The Awakening Dream

BB 247CD BB 247CD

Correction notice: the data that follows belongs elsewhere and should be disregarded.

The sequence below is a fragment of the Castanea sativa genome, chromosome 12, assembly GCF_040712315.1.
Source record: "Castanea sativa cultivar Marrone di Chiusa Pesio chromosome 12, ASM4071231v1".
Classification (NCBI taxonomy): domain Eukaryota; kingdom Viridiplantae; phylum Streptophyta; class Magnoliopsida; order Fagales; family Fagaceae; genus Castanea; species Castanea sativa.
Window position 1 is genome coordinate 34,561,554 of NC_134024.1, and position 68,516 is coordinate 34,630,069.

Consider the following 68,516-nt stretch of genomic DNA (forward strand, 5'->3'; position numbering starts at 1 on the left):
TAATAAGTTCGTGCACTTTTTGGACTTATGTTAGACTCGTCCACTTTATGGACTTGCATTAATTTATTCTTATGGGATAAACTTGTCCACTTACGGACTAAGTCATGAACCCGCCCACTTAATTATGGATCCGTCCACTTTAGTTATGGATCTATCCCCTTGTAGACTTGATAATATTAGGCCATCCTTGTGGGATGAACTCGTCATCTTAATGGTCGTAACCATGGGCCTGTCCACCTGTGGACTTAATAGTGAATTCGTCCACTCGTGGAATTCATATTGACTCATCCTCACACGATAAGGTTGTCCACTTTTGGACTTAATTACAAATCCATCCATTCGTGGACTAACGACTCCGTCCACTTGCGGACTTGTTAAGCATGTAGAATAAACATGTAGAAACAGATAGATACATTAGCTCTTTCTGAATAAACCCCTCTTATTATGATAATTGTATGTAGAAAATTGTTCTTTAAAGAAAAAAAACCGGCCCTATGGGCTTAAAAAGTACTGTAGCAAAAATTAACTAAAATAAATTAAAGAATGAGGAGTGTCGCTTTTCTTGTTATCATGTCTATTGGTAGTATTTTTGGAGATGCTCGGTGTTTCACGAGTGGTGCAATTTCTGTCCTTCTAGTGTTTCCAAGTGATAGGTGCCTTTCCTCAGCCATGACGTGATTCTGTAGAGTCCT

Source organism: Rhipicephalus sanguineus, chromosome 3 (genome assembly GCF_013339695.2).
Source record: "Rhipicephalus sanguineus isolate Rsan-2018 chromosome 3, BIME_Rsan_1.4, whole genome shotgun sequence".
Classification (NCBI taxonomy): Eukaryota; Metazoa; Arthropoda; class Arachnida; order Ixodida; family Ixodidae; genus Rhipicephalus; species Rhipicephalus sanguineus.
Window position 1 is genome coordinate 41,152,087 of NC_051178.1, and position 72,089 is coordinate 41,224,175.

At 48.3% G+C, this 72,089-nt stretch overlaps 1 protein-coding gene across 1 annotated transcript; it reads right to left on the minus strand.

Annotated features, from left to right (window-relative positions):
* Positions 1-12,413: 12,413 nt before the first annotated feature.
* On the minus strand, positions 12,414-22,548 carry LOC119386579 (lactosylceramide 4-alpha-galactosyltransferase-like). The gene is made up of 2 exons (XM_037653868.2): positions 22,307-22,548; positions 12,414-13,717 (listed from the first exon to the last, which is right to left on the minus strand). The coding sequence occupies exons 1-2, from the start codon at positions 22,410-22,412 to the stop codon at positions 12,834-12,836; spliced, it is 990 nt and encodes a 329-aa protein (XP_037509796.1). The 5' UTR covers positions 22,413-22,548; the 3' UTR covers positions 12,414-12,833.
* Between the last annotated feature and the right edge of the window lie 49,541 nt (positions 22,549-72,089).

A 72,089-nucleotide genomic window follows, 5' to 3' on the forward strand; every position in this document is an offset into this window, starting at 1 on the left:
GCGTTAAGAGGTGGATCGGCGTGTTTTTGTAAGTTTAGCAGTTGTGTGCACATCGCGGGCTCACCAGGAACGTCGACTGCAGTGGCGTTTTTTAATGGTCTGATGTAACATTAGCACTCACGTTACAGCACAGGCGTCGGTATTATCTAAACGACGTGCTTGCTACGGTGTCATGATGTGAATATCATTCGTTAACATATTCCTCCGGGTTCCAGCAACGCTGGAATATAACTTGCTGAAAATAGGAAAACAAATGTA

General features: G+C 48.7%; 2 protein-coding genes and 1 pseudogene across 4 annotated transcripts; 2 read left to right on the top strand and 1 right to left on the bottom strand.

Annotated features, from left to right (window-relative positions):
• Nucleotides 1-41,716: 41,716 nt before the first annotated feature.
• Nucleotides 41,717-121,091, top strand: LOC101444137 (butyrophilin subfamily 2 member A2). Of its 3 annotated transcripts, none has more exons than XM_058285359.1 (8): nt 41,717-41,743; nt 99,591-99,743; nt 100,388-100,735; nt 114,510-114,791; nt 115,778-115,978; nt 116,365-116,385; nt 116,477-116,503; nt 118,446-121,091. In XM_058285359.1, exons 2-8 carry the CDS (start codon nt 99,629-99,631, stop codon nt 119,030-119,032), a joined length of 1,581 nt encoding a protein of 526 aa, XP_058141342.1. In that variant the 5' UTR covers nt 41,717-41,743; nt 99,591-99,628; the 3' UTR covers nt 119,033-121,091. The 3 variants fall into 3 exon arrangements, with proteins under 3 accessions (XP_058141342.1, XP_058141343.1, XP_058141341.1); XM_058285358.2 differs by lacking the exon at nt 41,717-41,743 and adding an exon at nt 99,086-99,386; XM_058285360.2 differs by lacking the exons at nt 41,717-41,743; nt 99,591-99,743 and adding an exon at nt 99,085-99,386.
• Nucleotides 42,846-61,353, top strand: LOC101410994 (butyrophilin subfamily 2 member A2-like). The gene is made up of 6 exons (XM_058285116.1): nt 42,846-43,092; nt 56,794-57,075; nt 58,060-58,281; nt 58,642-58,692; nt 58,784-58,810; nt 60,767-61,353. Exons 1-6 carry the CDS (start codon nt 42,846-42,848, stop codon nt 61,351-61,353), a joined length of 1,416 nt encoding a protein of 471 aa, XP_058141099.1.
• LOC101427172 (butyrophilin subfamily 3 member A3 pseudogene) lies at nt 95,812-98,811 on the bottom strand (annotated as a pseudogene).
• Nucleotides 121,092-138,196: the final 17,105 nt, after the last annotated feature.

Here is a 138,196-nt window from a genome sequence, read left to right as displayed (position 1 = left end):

Bureau B present a reissue of Jurriaan Andriessen's The Awakening Dream, originally released in 1977. Jurriaan Andriessen (1925-1996) was a Dutch composer. Although he was actually at home in classical music, he recorded three synthesizer albums in the late 1970s, the first of which, The Awakening Dream, is an outstanding excursion into experimental ambient and minimal music. Andriessen himself, 52 years of age at the time, called it a "trance symphony". The music - perhaps surprisingly for a contemporary classical composer - is less in the tradition of his peers such as Pierre Boulez or Karlheinz Stockhausen and more in tune with the electronic sounds of the '70s emanating from Berlin, Düsseldorf, or Forst, the likes of Cluster, early Kraftwerk, and Tangerine Dream, in places echoing Conrad Schnitzler. Andriessen was familiar with the work of these artists, but was probably more influenced by minimalist composers like Philip Glass or synthesizer pioneer Walter Carlos whom he admired. The entire album is played on a Minimoog Model D, a Fender Rhodes piano, a Hohner Clavinet, and a Philicorda organ. It was recorded sound on sound, before the 8-track machine entered the studio, using two Revox A77 tape recorders. Andriessen studied in Paris with Olivier Messiaen and in the USA with Serge Koussevitsky and Aaron Copland. Back in Holland he worked for radio, television and theatre. His compositions for state ceremonies such as the coronation of Queen Beatrix and the annual "Opening of Parliament" won him acclaim and he also wrote the music for the Oscar winning film The Assault (1986). Andriessen started to experiment with synthesizers on new compositions in the early 1970s. In 1973, he wrote music for Georg Büchner's play Leonce And Lena and performed it on the ARP 2500 synthesizer. Andriessen was more interested in the challenge of creating new, previously unheard sounds than he was in imitating existing instruments. He strived to invent a novel, unique musical universe. Later he worked mainly with a Minimoog Model D, experimenting and recording in the Dream Studio, the home studio he built with his sons Gijs and Nils in The Hague. As a composer, Jurriaan was always ahead of his time. He loved research and enjoyed using uncommon or newly invented instruments in his compositions, often in unconventional formations. His last work, Jeux Des Vents, appeared in 1996. He died later the same year in The Hague.